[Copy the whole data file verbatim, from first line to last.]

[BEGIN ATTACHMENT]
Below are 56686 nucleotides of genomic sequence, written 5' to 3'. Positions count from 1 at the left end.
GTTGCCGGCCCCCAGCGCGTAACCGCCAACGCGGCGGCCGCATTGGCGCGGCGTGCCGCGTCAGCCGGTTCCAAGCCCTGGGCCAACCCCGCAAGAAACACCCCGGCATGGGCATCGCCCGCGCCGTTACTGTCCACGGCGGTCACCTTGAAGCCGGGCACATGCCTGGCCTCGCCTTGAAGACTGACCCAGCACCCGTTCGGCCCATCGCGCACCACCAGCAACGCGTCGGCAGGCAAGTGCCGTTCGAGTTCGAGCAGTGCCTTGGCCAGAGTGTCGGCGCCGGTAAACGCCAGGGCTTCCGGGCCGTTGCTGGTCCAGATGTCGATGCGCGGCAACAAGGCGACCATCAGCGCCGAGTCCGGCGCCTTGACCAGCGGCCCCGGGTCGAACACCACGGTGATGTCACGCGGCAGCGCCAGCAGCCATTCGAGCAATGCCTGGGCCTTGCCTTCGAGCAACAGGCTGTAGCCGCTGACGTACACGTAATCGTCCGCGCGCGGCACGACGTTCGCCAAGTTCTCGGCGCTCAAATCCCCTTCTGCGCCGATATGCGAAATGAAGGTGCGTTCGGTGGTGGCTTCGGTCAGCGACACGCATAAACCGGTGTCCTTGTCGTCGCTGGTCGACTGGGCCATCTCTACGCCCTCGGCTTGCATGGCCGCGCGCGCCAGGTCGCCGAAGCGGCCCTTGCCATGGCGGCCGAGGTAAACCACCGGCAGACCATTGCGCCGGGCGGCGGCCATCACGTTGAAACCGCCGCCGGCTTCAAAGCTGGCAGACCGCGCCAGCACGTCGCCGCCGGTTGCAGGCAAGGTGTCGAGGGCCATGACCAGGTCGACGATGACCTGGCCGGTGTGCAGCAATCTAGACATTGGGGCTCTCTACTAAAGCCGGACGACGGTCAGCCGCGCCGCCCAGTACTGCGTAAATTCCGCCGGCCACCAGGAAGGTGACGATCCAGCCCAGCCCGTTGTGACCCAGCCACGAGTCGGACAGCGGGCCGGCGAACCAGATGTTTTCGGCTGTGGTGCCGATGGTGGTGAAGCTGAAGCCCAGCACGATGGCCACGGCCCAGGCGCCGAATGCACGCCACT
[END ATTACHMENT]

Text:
Below are 56686 nucleotides of genomic sequence, written 5' to 3'. Positions count from 1 at the left end.
GTTGCCGGCCCCCAGCGCGTAACCGCCAACGCGGCGGCCGCATTGGCGCGGCGTGCCGCGTCAGCCGGTTCCAAGCCCTGGGCCAACCCCGCAAGAAACACCCCGGCATGGGCATCGCCCGCGCCGTTACTGTCCACGGCGGTCACCTTGAAGCCGGGCACATGCCTGGCCTCGCCTTGAAGACTGACCCAGCACCCGTTCGGCCCATCGCGCACCACCAGCAACGCGTCGGCAGGCAAGTGCCGTTCGAGTTCGAGCAGTGCCTTGGCCAGAGTGTCGGCGCCGGTAAACGCCAGGGCTTCCGGGCCGTTGCTGGTCCAGATGTCGATGCGCGGCAACAAGGCGACCATCAGCGCCGAGTCCGGCGCCTTGACCAGCGGCCCCGGGTCGAACACCACGGTGATGTCACGCGGCAGCGCCAGCAGCCATTCGAGCAATGCCTGGGCCTTGCCTTCGAGCAACAGGCTGTAGCCGCTGACGTACACGTAATCGTCCGCGCGCGGCACGACGTTCGCCAAGTTCTCGGCGCTCAAATCCCCTTCTGCGCCGATATGCGAAATGAAGGTGCGTTCGGTGGTGGCTTCGGTCAGCGACACGCATAAACCGGTGTCCTTGTCGTCGCTGGTCGACTGGGCCATCTCTACGCCCTCGGCTTGCATGGCCGCGCGCGCCAGGTCGCCGAAGCGGCCCTTGCCATGGCGGCCGAGGTAAACCACCGGCAGACCATTGCGCCGGGCGGCGGCCATCACGTTGAAACCGCCGCCGGCTTCAAAGCTGGCAGACCGCGCCAGCACGTCGCCGCCGGTTGCAGGCAAGGTGTCGAGGGCCATGACCAGGTCGACGATGACCTGGCCGGTGTGCAGCAATCTAGACATTGGGGCTCTCTACTAAAGCCGGACGACGGTCAGCCGCGCCGCCCAGTACTGCGTAAATTCCGCCGGCCACCAGGAAGGTGACGATCCAGCCCAGCCCGTTGTGACCCAGCCACGAGTCGGACAGCGGGCCGGCGAACCAGATGTTTTCGGCTGTGGTGCCGATGGTGGTGAAGCTGAAGCCCAGCACGATGGCCACGGCCCAGGCGCCGAATGCACGCCACT